Re enactment

On this website I want to show you the whole process that I have been able to experience this semester.




The idea for the performance


There’re two performers standing facing each other but diagonally. They have a bunch of objects, some on a little table on their side, some in their pockets. The audience is sitting/standing in the circle around them.
Two members of the audience, who will be notified and agree in advance to participate, will tell out loud a description and interpretation of what the performers are doing/did, what he/she sees/saw. These members of the audience will be sitting in front of each other in the circle, meaning each of them right behind each of the performers.

STAGE 1: The performance starts with the two actors interacting with each other, with the objects, etc. One member of the audience starts describing what he is seeing but will have only a limited vision of what’s happening. Due to his position in the circle, he will only be able to see the back of one performer and only the face of the other. The description of the audience member will be like a mirror of the (partial) actions of the performers, but are the interpretations, if there would be, that will guide what is performed, meaning, the performers will react to what’s being said. If there were not interpretations from the first participant, the performers will continue to decide what they do.

STAGE 2: The performers stop moving. The other already designated member of the audience, who is sitting on the opposite side of the circle than the first audience member and therefore sees what the first couldn’t, describes and interprets what he saw. In this performance, the audience will, at first, function as a mirror, describing exactly what he/she sees (external behavior, STAGE 2 from Dan Graham’s performance). But later it becomes more than that by interpreting what he believes the performers mean by their actions (STAGE 1 from DG’s performance). The second audience member gets involved once the performers stop moving and describes and interprets what he saw, but his perception of what he saw would have been probably affected by what the first member already said.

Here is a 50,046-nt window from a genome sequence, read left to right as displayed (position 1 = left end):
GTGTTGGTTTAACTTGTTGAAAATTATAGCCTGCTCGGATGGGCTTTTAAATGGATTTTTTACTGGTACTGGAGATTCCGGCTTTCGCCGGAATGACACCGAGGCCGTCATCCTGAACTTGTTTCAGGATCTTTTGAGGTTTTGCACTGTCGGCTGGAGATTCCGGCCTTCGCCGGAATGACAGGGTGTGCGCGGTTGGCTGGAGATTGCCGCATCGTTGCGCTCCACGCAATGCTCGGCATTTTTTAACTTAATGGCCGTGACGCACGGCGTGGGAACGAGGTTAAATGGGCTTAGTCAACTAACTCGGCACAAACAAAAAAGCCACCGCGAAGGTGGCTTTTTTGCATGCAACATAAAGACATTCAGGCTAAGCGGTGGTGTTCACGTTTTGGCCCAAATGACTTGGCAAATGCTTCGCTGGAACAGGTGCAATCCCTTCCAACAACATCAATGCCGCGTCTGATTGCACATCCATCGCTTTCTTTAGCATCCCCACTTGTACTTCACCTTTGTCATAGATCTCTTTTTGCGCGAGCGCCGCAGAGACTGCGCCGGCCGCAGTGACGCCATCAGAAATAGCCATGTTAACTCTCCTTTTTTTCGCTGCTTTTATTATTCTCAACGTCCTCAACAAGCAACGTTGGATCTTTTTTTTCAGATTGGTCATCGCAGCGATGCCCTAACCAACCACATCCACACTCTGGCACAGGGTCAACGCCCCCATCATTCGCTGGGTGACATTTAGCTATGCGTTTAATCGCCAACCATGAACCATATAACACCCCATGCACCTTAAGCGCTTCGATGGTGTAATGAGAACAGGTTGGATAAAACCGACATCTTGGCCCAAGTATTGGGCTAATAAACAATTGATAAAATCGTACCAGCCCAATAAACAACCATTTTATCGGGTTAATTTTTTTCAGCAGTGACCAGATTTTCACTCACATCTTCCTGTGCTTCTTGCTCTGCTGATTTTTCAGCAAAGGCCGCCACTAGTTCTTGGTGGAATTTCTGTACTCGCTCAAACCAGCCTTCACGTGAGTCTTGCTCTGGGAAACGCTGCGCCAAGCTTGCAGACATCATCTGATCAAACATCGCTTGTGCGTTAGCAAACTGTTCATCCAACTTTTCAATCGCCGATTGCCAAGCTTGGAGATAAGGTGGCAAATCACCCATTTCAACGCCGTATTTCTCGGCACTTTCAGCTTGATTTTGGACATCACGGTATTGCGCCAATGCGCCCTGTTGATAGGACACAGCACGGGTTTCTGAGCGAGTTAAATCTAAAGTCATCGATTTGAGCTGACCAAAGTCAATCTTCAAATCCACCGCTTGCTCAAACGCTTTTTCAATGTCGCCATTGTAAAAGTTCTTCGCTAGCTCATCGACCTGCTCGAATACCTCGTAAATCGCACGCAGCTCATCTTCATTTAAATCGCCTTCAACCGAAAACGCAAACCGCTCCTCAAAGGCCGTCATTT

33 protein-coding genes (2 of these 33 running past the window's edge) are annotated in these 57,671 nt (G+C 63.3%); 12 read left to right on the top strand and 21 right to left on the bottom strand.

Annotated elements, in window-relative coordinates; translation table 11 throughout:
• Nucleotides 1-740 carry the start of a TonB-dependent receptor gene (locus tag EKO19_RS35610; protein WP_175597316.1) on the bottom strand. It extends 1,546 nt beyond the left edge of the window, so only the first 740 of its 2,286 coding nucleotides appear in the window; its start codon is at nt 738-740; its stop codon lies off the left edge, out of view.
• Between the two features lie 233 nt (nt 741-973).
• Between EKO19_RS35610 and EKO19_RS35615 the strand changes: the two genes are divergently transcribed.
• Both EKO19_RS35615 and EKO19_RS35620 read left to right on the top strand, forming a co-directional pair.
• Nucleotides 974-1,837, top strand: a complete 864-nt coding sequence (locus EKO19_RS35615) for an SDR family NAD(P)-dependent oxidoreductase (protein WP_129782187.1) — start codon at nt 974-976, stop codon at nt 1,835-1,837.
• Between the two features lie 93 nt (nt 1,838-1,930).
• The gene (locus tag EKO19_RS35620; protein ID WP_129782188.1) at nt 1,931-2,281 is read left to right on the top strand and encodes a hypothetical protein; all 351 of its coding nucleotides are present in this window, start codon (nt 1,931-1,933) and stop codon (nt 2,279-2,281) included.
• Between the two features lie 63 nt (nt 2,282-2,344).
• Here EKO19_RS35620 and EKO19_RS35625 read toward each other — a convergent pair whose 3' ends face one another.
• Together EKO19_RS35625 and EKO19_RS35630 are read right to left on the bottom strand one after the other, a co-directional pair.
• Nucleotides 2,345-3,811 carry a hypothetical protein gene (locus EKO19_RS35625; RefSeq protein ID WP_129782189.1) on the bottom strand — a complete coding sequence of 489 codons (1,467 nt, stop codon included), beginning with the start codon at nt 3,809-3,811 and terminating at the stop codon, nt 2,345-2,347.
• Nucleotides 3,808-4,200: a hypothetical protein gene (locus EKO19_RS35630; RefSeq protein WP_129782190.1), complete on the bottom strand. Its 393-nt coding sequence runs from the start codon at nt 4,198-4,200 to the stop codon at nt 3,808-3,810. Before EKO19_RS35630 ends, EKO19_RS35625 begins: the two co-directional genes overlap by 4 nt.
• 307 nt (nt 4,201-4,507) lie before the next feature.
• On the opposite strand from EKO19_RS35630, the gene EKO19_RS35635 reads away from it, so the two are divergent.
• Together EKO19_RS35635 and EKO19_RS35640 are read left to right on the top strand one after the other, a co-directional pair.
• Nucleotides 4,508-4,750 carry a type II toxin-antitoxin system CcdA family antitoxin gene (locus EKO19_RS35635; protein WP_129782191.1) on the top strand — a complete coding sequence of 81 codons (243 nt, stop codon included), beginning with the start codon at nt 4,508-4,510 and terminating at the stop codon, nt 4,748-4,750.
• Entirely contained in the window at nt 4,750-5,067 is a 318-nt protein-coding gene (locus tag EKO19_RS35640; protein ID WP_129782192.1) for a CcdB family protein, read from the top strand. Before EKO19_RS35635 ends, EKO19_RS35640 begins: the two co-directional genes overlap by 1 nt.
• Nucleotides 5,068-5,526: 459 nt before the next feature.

So there’s two outcomes: if there’s interpretations that lead the performers to act accordingly, they turn into puppets of the audience. If the audience only limits itself to describe, then they are the performer’s puppets.
Dan Graham in Intention, intentionality, sequence: “Now I want to do something where the audience and I would be a kind of a cause and effect relationship, each other’s cause and effect at nearly the same moment of stimulus/response. I might be doing something where I affected the audience, where they were the cause of that effect, and they would be able to see it in me as a consequence.”
We are also interested in how roles are exchanged; the audience becomes the mirror but also the performer. This constant interaction is key, as it impacts how the audience sees itself, how it chooses to react, what it says, how it shows itself, etc.